Monday, August 16
“To know and to act are one and the same.” – Samurai Maxim
The final weeks of rehearsal are filled with mixed emotions. As the days progress, more challenges present themselves at a break-neck pace. We have had an extraordinary amount of time in the rehearsal space to run through the show (at least 5 full runs) that proves both beneficial and detrimental. Obviously, learning the pace and flow of the show is invaluable. But as the repetition increases, things begin to feel more and more stifled. I struggle to maintain the work we had unearthed during weeks 2 and 3, possibly because I am now concerned with remembering which scene comes next and where I might make costume changes.
By the time our second-to-last day in the rehearsal space comes along, I am as moody and sluggish as a dog being dragged to the vet. I feel trapped in a pattern. The work has slowed and I am hitting a plateau. After the run through that night, Lou gives me a slew of notes, each highlighting the embarrassing standstill I am already experiencing: “Fight harder.” “Pick up the cues.” “More intensity.”
I am boiling over. I leave rehearsal flooded with negativity, convinced that everything in my life is now completely off-balance. Acting in the theatre is supposed to be my sanctuary, my release. My head hurts from my furrowed brow and clenched teeth. I turn off my phone and climb into bed, desperately trying to sleep while fending off images of an unhappy director, an empty audience, a burning pile of headshots.
“The angry man will defeat himself in battle as well as in life.” – Samurai Maxim
I wake up feeling much the same. I try to get my day started but am feeling utterly unproductive. I resolve to sleep away the afternoon.
But as I collapse into my couch, my eyes land on a book upon the shelf – a small, white tome with precise red letters: Zen in the Martial Arts. This book was required reading by my movement and stage combat professor in college. He insisted that we read this 70s-era self-help handbook regardless of our knowledge or practice of the martial arts (I took about 3 months worth of karate training when I was 6 years old.) He felt it applied directly to the theatre arts and was a useful guide in everyday life. I haven’t opened it since that semester nearly 10 years ago, but now seems as good a time as any.
I take the book out to my back porch, where the sky is a faded blue and the breeze eases over the railing in waves. I take a deep breath and zero in on the words. Each chapter, no longer than three pages, tells a different story of the writer’s explorations with various styles of martial arts and the life lessons his Sensei teaches him throughout his studies. We learn about the dojo — the practice space — which can easily translate to the rehearsal room or theatre – a sacred space in which to learn, practice, fail and try again. The Sensei, like the director, instructs and guides but also allows the student to make choices on his own. The use of a partner to spar with and acquire new skills is also familiar to my craft. The connection of breath to body and mind helps create focus and concentration. And knowing when to attack, deflect and act instinctively are all common techniques to the actor.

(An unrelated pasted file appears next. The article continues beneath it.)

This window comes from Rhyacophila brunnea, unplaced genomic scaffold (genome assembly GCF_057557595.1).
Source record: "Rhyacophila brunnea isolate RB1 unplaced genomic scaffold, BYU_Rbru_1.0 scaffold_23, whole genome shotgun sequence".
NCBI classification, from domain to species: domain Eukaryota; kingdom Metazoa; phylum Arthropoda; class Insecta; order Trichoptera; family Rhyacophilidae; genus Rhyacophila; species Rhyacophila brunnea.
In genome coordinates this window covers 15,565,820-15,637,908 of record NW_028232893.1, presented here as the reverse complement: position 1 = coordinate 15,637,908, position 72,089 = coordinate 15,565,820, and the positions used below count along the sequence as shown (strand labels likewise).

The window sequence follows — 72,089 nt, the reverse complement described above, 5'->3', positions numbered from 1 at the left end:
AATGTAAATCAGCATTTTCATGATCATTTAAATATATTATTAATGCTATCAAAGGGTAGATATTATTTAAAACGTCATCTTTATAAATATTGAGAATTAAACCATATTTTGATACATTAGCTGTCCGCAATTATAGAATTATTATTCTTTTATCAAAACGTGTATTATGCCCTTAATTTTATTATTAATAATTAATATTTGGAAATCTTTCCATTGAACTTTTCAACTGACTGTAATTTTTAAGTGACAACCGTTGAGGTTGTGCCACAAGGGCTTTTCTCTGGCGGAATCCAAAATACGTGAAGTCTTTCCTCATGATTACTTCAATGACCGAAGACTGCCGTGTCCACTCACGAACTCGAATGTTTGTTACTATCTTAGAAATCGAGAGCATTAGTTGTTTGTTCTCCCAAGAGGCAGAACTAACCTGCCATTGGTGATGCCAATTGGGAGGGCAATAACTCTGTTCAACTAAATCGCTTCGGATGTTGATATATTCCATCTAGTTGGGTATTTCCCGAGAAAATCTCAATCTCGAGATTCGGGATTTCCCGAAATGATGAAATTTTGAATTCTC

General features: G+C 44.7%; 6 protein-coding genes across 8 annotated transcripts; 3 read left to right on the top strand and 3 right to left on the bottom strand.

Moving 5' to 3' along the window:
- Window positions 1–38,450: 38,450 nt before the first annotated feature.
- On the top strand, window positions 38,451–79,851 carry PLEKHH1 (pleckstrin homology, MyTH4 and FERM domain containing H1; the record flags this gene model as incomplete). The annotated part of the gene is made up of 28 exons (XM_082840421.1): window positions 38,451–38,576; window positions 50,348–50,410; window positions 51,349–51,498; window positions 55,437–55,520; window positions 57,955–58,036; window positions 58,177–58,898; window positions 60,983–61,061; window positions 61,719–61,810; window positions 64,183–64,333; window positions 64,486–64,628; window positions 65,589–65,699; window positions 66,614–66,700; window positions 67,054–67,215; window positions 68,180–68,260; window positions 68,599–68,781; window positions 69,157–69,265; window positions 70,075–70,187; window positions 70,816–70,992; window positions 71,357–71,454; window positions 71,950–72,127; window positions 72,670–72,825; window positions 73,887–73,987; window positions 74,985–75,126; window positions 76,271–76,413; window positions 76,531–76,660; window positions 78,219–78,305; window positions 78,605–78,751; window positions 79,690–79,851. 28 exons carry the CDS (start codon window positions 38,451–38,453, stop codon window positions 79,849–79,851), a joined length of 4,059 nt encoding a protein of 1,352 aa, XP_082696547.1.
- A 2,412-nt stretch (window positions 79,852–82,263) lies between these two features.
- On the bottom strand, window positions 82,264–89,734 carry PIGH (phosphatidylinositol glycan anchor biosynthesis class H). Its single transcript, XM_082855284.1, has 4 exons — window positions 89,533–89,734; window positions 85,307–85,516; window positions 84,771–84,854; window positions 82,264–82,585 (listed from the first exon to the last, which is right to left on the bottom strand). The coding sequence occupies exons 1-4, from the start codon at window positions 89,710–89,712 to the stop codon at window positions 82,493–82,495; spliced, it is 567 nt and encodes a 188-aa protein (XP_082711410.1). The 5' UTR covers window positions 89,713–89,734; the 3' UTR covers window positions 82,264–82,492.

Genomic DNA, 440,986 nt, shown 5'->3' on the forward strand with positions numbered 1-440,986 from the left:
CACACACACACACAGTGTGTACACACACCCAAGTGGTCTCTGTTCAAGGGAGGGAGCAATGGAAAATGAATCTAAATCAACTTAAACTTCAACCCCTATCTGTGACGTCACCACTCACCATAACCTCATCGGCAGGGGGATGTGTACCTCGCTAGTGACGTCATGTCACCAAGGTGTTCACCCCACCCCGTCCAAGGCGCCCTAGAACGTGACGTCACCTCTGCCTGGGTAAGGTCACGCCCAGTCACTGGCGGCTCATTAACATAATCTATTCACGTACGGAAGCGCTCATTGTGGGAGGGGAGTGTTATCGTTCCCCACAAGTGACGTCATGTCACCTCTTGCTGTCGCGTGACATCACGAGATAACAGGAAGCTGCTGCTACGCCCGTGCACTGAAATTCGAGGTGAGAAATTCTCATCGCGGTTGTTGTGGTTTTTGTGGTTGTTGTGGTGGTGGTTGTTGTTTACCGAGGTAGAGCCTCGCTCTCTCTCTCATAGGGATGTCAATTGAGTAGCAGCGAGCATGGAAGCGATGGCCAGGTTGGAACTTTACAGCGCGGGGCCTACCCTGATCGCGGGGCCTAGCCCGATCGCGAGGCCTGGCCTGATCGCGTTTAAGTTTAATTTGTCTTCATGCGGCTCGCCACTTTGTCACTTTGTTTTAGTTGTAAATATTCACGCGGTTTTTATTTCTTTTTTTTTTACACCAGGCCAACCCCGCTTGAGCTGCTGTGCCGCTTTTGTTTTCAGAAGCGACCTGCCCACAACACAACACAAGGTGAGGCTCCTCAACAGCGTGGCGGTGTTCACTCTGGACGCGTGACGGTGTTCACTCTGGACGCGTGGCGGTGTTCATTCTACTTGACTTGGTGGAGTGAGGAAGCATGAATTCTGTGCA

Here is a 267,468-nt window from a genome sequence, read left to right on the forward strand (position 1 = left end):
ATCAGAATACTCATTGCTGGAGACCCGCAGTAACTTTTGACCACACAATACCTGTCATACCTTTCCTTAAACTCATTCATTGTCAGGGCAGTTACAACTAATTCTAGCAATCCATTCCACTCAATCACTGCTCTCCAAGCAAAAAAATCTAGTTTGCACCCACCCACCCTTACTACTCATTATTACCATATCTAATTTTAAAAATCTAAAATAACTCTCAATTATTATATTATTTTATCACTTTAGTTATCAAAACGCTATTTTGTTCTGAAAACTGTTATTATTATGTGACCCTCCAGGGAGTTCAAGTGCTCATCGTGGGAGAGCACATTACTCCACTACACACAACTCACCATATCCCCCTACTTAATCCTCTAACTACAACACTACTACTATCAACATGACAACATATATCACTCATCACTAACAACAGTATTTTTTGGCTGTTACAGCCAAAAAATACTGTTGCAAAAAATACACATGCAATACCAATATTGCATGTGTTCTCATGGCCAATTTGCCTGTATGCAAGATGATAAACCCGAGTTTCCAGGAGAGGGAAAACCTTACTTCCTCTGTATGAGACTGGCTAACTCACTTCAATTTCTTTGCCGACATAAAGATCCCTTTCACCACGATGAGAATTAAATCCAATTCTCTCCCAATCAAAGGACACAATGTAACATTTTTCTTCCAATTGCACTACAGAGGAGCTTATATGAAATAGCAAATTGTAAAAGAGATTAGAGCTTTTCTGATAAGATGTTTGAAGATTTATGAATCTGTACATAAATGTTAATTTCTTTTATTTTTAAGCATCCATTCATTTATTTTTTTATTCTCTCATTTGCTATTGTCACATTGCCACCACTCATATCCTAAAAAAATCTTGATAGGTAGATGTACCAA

The most resonant parts of this book remind the reader that anger and haste are barricades to success; adaptation and balance are the keys to it. Again and again, these themes strike me with the force of a karate chop. I had allowed my emotions to engage in war, inhibiting me from moving forward – or more importantly, to be exactly where I am. In the moment, we theatre folk like to say. The desire to get everything just right, the pressure of performance, of being ready for opening night, of exceeding my expectations for myself and this production — all of this has been shading the truth before me.
“Flow with whatever may happen and let your mind be free: stay centered by accepting whatever you are doing. This is the ultimate.” – Chuang-Tzu
Once I finish the book (a very quick read, if you’re interested), I lay down, knees up, cross my hands over my chest, and begin to breathe. The art of meditation, of centering one’s mind and connecting to the breath is a fundamental part of all acting training. It feels as if I haven’t truly breathed at all in recent weeks. I clear my mind of all thought except “Breathe in. Breathe out.” After nearly an hour, I am more relaxed than I have been in months. It seems like such a simple task, but I had to focus all my energy on getting back to a positive place once again, and remind myself to BE HERE NOW.
Later that night, as we prepare for another run-through, Lou speaks to the cast about returning to that playful spirit we all had not long ago at first rehearsal. He too has sensed that we have tightened up and that the rigidness is impeding our progress. “Play, folks. That’s what we’re here to do,” he says with a smile.
Energized by Lou’s speech and my newfound balance, the run begins and the results are stunning. Each scene takes on a life of it’s own. The dialogue resonates with passion. Each actor is adding exciting new elements to his or her character, and everyone’s dedication is admirable. My instincts are razor sharp and I uncover some revelatory moments.
Afterward, the room is buzzing with excitement and the whole cast senses that we have knocked down another wall. Everyone says my scene with Beth in the airplane was electrifying. I don’t remember much except finding pure joy in talking to this new creature. She and I were just up there, talking, engaging in the scene. My mind was clear and I was reacting instinctively, without thought. I know I will never be able to recreate the scene because there was nothing planned or premeditated. It just happened. It was the ultimate.
“The mind of a perfect man is like a mirror. It grasps nothing. It expects nothing. It reflects but does not hold. Therefore, the perfect man can act without effort.” – Chuang-Tzu